I don't remember too much about that first day of school, that is until my class of the day: Biology. My teacher was a man called Mr. Santos, and as it turns out he was a student of my grandfather, a now retired Biology teacher. Oh wonderful. And I don't even like Biology. But that wasn't the weirdest thing that happened. As Mr. Santos was reading attendance, I heard him say the name of my best friend and neighbor when I used to live in Vallejo, Steve Garcia. And the person who answered did look like him... sort of. It had been almost ten years by now. So I just kept looking at him, trying to figure out if it was the same person I had known as a lad. And as soon as Mr. Santos got to my name, Ken Innes, Steve's head whipped around to see who answered (even though I used to go by Kenny Innes, Ken was still close enough). That clinched it, he was the same friend that I had grown up with until fourth grade.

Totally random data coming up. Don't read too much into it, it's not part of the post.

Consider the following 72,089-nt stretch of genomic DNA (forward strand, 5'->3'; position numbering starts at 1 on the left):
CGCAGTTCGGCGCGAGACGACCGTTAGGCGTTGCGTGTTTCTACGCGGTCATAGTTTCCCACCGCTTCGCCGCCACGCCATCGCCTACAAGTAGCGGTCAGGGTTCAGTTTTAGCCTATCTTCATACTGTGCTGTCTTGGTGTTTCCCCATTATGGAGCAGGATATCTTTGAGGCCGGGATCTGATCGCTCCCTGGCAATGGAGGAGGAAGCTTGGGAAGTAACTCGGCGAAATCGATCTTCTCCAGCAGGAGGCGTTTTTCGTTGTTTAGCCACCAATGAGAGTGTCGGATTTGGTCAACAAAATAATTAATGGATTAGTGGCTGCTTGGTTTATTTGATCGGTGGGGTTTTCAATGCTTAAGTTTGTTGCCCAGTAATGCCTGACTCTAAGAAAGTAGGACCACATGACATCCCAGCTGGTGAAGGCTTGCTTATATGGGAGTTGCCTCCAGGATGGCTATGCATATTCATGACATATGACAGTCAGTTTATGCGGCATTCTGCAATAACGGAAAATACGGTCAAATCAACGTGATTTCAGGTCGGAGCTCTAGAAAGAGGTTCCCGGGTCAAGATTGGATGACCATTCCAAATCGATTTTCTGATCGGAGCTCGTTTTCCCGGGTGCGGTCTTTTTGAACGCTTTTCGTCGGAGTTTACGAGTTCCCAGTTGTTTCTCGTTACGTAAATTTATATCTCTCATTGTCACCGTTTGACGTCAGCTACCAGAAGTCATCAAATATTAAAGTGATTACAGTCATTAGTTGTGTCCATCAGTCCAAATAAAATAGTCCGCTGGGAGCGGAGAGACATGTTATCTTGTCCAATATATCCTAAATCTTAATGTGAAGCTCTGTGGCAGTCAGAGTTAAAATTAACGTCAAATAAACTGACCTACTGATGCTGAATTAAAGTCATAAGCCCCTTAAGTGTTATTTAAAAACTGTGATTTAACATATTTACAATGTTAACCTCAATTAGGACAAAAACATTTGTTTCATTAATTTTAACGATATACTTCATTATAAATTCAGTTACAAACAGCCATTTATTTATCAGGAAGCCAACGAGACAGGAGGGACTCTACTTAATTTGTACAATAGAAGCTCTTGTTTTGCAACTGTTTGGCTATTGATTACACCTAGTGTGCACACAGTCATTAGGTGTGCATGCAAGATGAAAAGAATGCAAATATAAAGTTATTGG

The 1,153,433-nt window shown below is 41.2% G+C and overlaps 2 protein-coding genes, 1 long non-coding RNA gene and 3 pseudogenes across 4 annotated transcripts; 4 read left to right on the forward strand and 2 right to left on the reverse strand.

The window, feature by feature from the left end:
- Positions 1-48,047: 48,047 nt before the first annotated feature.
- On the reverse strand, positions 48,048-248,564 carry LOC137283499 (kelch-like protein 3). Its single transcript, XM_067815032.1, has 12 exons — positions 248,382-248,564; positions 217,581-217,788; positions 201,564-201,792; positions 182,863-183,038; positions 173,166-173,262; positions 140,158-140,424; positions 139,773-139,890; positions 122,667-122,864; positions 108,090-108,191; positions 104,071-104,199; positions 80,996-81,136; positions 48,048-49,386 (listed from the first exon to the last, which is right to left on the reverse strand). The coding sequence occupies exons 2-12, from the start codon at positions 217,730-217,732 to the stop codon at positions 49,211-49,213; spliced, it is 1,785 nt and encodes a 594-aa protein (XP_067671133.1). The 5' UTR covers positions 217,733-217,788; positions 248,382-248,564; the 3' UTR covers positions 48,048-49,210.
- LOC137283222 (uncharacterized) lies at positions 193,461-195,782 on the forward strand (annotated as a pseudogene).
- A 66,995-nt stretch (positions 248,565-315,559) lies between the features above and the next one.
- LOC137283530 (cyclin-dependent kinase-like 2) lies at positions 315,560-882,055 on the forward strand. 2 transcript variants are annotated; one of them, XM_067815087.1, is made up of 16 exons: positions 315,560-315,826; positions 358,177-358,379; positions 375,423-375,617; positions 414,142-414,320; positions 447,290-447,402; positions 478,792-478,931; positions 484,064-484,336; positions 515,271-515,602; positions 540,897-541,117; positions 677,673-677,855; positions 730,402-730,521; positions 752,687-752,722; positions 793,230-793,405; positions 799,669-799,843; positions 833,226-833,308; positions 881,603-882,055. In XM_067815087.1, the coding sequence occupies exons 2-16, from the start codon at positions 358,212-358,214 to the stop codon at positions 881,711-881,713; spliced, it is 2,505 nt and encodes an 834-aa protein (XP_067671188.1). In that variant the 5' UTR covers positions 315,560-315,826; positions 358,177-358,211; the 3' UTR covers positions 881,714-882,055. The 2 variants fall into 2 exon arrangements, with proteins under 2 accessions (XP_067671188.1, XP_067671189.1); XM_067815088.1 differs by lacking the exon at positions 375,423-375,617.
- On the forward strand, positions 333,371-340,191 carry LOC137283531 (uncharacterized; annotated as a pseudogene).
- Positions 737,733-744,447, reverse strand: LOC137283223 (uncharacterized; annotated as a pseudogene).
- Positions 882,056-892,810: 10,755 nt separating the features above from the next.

My High School ID Card It was hard waiting until after school to meet with him and talk about old times. Luckily it was the last class of the day. Wow, this was great! I didn't know anyone at this brand new school when I started this morning, and now I not only know someone, but he's my best friend. When class finally let out, we talked about what had been going on and about old times. Apparently, his family moved to another part of Vallejo. Had they not, he would have actually been attending Vallejo High School instead. He told me that he was expecting me to move back four years after I left, because that's what my parents said at the time. But after our four years was up in Colorado, there was no opening in California so we took Tennessee instead. He asked if I remembered when we played hide and seek with our sisters, and we thought they ran away when we couldn't find them. I asked if he remembered such and such, and the conversation went on like that for awhile. And then came the news... he would be moving away soon, to somewhere in Florida I believe. And soon after, he was gone. I haven't heard from him since.